I think this is why the BCNA is so important - there is great support and information, and people you can connect with. If you have access to a McGrath Foundation Breast Nurse they are the best. The nurse I had talked through all the process and steps, provided advice to ensure I was ready for surgery and what would happen post-surgery, and also checked on my mental well-being - they also made me feel like I did have some control. You can find out if you have one in your area at 
    https://www.mcgrathfoundation.com.au/ .

    Good luck with your journey and remember you are not alone. Keep reaching out. xx
  • cranky_granny
    cranky_granny Member Posts: 775
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    @Joleystub as everyone has already said. One day at a time one step at a time. 
    Use all the resources on here. The podcasts are great and informative. 
    I wont add anymore as all the above covers everything I would have said. 
    keep us posted on how your going  and no question is too dumb or too trivial. 
  • Melvista
    Melvista Member Posts: 2
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    Hi @Joleystub
    reading your message was just like reading my story. I went for my first ever mammogram back in March. I received a call back as they found some dense tissue. Another mammogram, an ultrasound and a biopsy followed. I honestly never thought I would be a statistic, but here we are. I am going in for my surgery tomorrow. Feeling a little nervous but as others have said.. the best we can do is take it one day at a time. We are definitely in the right place. It is comforting to hear the good news stories and know there is so much help and support available. Hang in there and. Don’t hesitate to reach out for help. Stay strong we’ve got this!!!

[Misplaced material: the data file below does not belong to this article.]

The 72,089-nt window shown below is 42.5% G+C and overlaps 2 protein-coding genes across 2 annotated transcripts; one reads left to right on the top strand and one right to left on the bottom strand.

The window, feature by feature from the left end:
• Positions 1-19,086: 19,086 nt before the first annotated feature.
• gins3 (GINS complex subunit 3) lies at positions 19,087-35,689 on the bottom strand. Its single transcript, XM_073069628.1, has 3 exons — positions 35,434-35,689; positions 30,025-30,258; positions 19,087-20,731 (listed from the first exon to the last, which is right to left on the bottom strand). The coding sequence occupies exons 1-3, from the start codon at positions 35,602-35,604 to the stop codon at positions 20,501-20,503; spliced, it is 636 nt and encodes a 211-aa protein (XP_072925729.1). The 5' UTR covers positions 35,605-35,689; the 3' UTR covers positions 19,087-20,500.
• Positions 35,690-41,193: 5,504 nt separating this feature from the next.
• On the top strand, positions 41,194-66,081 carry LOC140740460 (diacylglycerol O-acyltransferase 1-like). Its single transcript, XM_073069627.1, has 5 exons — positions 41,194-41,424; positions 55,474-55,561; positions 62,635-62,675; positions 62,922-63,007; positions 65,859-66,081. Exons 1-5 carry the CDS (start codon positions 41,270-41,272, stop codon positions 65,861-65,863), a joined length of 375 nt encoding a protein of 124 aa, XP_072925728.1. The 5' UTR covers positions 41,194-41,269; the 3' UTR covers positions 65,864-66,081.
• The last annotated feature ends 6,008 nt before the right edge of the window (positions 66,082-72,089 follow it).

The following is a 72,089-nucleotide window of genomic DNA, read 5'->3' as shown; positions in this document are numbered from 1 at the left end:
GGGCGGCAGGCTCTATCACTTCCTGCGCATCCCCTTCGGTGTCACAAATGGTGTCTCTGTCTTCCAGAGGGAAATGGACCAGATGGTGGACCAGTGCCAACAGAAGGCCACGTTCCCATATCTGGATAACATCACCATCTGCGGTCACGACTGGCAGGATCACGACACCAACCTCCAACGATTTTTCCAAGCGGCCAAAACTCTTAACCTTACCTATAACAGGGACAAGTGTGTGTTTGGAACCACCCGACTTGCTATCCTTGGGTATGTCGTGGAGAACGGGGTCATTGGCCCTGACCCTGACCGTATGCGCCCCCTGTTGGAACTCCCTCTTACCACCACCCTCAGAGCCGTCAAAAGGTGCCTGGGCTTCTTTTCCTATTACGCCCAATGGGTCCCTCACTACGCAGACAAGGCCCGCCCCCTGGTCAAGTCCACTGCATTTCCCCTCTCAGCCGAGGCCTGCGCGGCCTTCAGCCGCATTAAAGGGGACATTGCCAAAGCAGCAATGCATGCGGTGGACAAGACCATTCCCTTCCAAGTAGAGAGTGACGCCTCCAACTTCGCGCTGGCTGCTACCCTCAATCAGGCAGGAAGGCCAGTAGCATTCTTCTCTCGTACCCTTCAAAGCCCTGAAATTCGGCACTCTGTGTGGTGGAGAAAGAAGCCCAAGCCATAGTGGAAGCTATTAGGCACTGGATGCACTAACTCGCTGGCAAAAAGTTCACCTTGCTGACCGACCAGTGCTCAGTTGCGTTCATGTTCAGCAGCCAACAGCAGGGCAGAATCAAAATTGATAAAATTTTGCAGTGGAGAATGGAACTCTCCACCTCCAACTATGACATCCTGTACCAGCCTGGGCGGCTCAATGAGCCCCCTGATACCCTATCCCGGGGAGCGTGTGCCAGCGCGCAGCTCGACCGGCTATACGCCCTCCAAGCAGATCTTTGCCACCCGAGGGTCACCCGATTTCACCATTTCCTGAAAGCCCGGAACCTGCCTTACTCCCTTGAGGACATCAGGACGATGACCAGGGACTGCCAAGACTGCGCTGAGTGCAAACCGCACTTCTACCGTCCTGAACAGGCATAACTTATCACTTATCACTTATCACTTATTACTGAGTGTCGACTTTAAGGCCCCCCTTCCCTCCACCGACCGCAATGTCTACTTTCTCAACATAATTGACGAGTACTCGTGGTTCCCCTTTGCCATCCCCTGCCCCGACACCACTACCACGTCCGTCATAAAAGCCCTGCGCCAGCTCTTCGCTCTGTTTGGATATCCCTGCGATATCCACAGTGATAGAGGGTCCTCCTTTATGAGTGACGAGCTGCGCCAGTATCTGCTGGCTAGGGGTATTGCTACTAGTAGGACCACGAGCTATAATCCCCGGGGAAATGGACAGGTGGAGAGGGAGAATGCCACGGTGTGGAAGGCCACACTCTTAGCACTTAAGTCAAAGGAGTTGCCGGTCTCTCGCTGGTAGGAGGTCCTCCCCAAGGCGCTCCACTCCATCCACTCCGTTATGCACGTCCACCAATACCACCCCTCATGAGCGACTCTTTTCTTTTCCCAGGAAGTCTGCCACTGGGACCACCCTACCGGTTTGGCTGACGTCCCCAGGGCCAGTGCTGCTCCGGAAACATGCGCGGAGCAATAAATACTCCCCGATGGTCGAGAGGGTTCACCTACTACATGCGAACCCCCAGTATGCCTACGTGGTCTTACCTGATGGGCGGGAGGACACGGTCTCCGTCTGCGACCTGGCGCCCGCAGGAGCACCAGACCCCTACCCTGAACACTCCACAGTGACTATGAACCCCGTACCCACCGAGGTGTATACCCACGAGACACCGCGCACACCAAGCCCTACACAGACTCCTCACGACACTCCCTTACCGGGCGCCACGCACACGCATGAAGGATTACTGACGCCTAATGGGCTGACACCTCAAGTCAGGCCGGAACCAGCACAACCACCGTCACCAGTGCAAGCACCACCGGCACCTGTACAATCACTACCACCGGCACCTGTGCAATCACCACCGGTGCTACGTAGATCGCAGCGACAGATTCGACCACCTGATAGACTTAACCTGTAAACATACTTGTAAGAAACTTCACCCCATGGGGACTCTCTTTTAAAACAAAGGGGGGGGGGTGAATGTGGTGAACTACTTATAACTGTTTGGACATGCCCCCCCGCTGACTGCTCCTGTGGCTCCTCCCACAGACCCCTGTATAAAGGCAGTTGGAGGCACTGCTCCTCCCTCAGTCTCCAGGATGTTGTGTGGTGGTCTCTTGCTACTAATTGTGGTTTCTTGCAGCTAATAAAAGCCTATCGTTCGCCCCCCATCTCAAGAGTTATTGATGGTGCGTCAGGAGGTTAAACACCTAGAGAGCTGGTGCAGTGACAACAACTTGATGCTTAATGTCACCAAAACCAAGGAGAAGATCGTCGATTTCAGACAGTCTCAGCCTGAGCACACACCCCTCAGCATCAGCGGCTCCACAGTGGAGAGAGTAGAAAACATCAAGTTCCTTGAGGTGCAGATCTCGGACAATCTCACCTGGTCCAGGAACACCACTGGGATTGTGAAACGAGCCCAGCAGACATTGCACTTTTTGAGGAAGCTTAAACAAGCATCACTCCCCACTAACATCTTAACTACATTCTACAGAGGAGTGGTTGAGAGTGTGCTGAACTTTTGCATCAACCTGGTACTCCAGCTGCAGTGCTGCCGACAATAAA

• Joleystub
    Joleystub Member Posts: 5
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    @Melvista the very best for tomorrow.  Please keep me updated on your progress. Sending you all my healing wishes  <3
  • TaraJ
    TaraJ Member Posts: 46
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    All the best for tommorrow,    we have all been there and are here for moral support 

  • arpie
    arpie Member Posts: 7,733
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    All the best for tomorrow @Melvista .... feel free to jump onto the 'Newly Diagnosed' Category & tell us a bit more of your story - then you can add to it & it sort of becomes a 'diary' of your active treatment .... 

    take care


     
  • MillyMollyMulberry
    MillyMollyMulberry Member Posts: 5
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    I can so identify with you @Joleystub. I was diagnosed on the 4th April, partial mastectomy (lumpectomy) on 1st May and subsequent follow up May was referred for chemo to prevent recurrence which will be followed by radiotherapy and hormone blocking therapy. We really don't have any choice but to take it step by step. It seems like we are always waiting for the next step - after mammogram we wait for the result, after call back we wait for the next result, after results we wait for the referred appointments, after that we wait for the surgery date, after that we wait for the pathology result etc etc. Seems to become a series of "do this and wait" moments which can be really hard and the whole time we all get in our heads about it. I definitely have contemplated my mortality even though I have been told I am curable (indeed on the face of it my cancer has been removed) but we still cannot avoid the feeling that we have/had a disease that might be fatal. That said the odds are mostly in our favour in this day and age and all we can do is keep going day by day because there really isn't a choice. This post is for me as much as it is for you! I wish you all the best with the best outcomes! Everyone here is with you and ready to answer questions and tell you about their own experiences remembering that we each have a different experience. Posting helps to not feel alone in this.
  • janieboyd
    janieboyd Member Posts: 3 New Member
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    @Joleystub……I have just joined this wonderful group as well….. BCNA is a godsend & my Breast Care Nurse has been so helpful!!!….We can be surgery buddies!! My surgery is May 28 as well. Diagnosed late March, Invasive Lobular cancer, stage 1/grade 1. I am taking 1 step at a time in this journey……I am overwhelmed by how much help & guidance is out there…. It is truely amazing….We are most certainly not alone!!…. Take Care & reach out !!!